Targeted resequencing is one of the fastest growing applications for next-generation sequencing technology. The ultimate goal is to look for causative mutations within discrete genomic loci in populations in order to enhance diagnostics and treatments. The availability of next-generation sequencing tools has dramatically increased sequencing throughput.
Some of the challenges and highlights in the field will be presented at CHI’s “Next-Generation Sequencing Conference” next month. Scientists will be reporting on cutting-edge technologies that include massively parallel analysis of DNA fragments linked to beads, microfluidics for droplet-based PCR, and microarray-focused enrichment of targeted sequences.
“Recent data suggests that disease may not be associated with a limited number of common variants, but more likely caused by a large number of rare variants,” suggests Jeff Olson, nucleic acid applications manager, RainDance Technologies (RDT). Targeted sequencing on next-generation sequencers is one of the technologies that can be applied to identify these rare variants in patient samples.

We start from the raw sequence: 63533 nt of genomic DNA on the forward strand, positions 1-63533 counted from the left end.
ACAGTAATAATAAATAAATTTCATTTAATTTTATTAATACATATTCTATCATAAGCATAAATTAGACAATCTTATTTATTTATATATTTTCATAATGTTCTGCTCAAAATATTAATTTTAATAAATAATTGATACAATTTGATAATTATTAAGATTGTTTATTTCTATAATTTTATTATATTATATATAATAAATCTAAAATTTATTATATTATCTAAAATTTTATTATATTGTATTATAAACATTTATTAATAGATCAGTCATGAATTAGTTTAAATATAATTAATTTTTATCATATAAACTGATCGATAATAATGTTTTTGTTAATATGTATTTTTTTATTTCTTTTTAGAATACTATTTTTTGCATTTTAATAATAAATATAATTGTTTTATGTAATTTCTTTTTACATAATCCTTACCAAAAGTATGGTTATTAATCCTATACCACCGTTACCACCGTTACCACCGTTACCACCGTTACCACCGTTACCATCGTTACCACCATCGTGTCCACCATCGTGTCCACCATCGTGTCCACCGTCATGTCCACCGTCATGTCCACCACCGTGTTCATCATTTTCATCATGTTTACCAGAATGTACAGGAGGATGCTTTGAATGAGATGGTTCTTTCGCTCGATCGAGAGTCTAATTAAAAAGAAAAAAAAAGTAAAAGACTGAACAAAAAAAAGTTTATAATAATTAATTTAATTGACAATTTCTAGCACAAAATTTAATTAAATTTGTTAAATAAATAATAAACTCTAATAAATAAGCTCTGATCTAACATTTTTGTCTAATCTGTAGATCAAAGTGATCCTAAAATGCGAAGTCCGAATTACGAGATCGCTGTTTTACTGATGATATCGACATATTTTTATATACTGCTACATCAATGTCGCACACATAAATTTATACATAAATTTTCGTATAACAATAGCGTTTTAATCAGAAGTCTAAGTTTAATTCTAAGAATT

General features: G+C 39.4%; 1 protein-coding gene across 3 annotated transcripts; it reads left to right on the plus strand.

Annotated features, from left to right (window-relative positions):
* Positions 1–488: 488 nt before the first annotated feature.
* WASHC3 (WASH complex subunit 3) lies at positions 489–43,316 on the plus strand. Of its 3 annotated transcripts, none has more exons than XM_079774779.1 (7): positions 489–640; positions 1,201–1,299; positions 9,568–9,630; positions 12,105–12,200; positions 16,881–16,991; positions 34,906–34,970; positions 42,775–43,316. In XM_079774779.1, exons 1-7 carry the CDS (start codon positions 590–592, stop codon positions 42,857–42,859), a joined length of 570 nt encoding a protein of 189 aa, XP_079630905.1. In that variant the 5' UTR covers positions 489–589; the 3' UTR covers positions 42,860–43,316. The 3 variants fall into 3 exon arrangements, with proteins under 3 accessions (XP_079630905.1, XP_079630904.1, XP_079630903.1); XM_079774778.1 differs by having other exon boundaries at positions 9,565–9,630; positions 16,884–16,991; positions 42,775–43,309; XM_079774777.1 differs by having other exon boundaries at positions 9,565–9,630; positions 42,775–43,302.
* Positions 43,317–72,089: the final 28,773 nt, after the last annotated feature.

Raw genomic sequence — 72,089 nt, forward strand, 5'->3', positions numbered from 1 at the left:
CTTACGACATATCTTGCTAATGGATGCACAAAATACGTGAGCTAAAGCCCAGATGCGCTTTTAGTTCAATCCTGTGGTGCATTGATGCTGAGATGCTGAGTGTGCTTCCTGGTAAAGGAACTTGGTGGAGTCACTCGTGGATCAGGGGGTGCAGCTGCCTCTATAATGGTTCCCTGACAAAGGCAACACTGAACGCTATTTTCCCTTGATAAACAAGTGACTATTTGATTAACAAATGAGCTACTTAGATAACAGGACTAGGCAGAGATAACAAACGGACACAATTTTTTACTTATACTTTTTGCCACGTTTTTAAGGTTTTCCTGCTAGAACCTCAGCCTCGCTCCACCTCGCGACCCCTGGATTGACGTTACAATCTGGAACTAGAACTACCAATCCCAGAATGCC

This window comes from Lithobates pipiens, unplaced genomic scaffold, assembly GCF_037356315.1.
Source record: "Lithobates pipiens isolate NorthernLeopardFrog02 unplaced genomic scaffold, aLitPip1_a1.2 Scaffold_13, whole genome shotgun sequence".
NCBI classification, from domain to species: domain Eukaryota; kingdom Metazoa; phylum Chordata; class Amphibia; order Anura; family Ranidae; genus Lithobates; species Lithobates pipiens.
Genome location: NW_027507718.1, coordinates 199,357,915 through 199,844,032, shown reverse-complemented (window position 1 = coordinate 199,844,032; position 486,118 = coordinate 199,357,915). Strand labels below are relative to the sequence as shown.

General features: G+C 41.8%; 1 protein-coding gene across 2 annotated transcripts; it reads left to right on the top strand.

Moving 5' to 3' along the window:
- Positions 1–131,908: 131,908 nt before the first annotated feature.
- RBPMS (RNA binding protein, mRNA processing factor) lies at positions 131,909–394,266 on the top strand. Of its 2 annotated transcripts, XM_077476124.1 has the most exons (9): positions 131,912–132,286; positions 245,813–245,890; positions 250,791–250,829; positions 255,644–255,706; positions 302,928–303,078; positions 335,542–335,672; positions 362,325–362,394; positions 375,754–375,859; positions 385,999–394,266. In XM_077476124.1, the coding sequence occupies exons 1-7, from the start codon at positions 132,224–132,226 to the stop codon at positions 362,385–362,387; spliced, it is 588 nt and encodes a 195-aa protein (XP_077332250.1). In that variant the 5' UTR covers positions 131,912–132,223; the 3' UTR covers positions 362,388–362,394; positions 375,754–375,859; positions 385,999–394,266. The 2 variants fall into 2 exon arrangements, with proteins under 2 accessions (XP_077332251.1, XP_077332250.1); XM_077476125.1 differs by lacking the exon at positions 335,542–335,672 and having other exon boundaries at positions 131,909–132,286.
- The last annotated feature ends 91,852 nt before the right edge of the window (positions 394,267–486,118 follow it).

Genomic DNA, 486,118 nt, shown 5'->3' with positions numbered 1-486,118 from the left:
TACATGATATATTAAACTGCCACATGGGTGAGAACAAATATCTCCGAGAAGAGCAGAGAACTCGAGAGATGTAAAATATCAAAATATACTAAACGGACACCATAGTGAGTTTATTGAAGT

“We have created a whole new platform class using the simplicity and speed of droplet-based microfluidics to increase the efficiency of targeted sequencing,” Olson says. “Basically, we perform PCR in picoliter volume droplets, which avoid the challenges of alternative methods such as multiplexed PCR amplifications and hybridization.”
The technology provides a means for high-resolution analysis of genetic variation among individuals within populations. “The use of droplet-based microfluidics greatly improves uniformity and specificity of the targeted sequencing process, which increases the efficiency of next-generation sequencers.”
The key to accomplishing this process is, according to RainDance, its Sequence Enrichment solution, which begins with the design and generation of a PCR primer pair library in droplets capable of amplifying hundreds to thousands of genomic loci.
The RDT 1000 instrument merges these droplets containing the PCR primer pairs with droplets containing the genomic DNA sample and the PCR reaction mix. This forms a fully functional PCR reaction in the merged droplet. The RDT 1000 instrument can generate these PCR droplets at a rate of 10 million discrete droplets per hour, Olson says. The droplets are then thermocycled with an end result of thousands of PCR-amplified genomic loci in a single tube that can then be characterized by any of the next-generation sequencing platforms.